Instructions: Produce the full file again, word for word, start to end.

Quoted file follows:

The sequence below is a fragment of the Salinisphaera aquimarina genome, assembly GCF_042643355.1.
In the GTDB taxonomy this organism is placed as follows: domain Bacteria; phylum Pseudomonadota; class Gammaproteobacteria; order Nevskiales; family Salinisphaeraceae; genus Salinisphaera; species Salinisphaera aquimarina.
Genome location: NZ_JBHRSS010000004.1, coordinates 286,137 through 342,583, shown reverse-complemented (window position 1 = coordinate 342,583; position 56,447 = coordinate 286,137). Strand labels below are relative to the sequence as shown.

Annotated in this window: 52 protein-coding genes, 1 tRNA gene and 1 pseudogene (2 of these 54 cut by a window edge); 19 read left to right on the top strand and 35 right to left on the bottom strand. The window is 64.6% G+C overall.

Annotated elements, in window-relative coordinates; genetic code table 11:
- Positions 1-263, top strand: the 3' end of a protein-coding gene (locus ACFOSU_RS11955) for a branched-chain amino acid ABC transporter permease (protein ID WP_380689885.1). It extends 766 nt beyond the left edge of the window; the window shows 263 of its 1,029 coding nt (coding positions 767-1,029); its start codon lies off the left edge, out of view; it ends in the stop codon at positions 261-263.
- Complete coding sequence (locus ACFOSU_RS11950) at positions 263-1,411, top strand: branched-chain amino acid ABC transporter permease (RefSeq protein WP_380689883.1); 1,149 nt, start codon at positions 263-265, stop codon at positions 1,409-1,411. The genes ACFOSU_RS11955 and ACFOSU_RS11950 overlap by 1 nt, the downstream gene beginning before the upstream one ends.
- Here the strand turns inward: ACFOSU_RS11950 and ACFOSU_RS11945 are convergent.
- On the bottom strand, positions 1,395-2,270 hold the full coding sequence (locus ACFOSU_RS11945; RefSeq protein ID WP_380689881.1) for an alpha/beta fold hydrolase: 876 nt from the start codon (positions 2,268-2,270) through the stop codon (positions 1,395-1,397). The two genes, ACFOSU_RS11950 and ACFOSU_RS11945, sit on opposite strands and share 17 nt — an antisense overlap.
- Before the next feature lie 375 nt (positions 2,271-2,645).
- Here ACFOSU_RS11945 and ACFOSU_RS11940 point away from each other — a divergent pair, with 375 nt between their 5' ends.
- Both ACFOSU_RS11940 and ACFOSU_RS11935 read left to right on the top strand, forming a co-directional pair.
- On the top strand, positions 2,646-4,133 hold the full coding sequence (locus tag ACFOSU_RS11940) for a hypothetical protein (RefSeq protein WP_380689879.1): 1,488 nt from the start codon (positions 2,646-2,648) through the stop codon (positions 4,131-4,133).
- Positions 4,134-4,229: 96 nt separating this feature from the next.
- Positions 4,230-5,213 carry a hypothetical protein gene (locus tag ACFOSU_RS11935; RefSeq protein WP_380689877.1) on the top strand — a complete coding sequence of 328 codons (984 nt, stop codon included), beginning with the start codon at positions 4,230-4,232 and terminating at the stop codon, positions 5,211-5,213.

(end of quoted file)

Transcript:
The sequence below is a fragment of the Salinisphaera aquimarina genome, assembly GCF_042643355.1.
In the GTDB taxonomy this organism is placed as follows: domain Bacteria; phylum Pseudomonadota; class Gammaproteobacteria; order Nevskiales; family Salinisphaeraceae; genus Salinisphaera; species Salinisphaera aquimarina.
Genome location: NZ_JBHRSS010000004.1, coordinates 286,137 through 342,583, shown reverse-complemented (window position 1 = coordinate 342,583; position 56,447 = coordinate 286,137). Strand labels below are relative to the sequence as shown.

Annotated in this window: 52 protein-coding genes, 1 tRNA gene and 1 pseudogene (2 of these 54 cut by a window edge); 19 read left to right on the top strand and 35 right to left on the bottom strand. The window is 64.6% G+C overall.

Annotated elements, in window-relative coordinates; genetic code table 11:
- Positions 1-263, top strand: the 3' end of a protein-coding gene (locus ACFOSU_RS11955) for a branched-chain amino acid ABC transporter permease (protein ID WP_380689885.1). It extends 766 nt beyond the left edge of the window; the window shows 263 of its 1,029 coding nt (coding positions 767-1,029); its start codon lies off the left edge, out of view; it ends in the stop codon at positions 261-263.
- Complete coding sequence (locus ACFOSU_RS11950) at positions 263-1,411, top strand: branched-chain amino acid ABC transporter permease (RefSeq protein WP_380689883.1); 1,149 nt, start codon at positions 263-265, stop codon at positions 1,409-1,411. The genes ACFOSU_RS11955 and ACFOSU_RS11950 overlap by 1 nt, the downstream gene beginning before the upstream one ends.
- Here the strand turns inward: ACFOSU_RS11950 and ACFOSU_RS11945 are convergent.
- On the bottom strand, positions 1,395-2,270 hold the full coding sequence (locus ACFOSU_RS11945; RefSeq protein ID WP_380689881.1) for an alpha/beta fold hydrolase: 876 nt from the start codon (positions 2,268-2,270) through the stop codon (positions 1,395-1,397). The two genes, ACFOSU_RS11950 and ACFOSU_RS11945, sit on opposite strands and share 17 nt — an antisense overlap.
- Before the next feature lie 375 nt (positions 2,271-2,645).
- Here ACFOSU_RS11945 and ACFOSU_RS11940 point away from each other — a divergent pair, with 375 nt between their 5' ends.
- Both ACFOSU_RS11940 and ACFOSU_RS11935 read left to right on the top strand, forming a co-directional pair.
- On the top strand, positions 2,646-4,133 hold the full coding sequence (locus tag ACFOSU_RS11940) for a hypothetical protein (RefSeq protein WP_380689879.1): 1,488 nt from the start codon (positions 2,646-2,648) through the stop codon (positions 4,131-4,133).
- Positions 4,134-4,229: 96 nt separating this feature from the next.
- Positions 4,230-5,213 carry a hypothetical protein gene (locus tag ACFOSU_RS11935; RefSeq protein WP_380689877.1) on the top strand — a complete coding sequence of 328 codons (984 nt, stop codon included), beginning with the start codon at positions 4,230-4,232 and terminating at the stop codon, positions 5,211-5,213.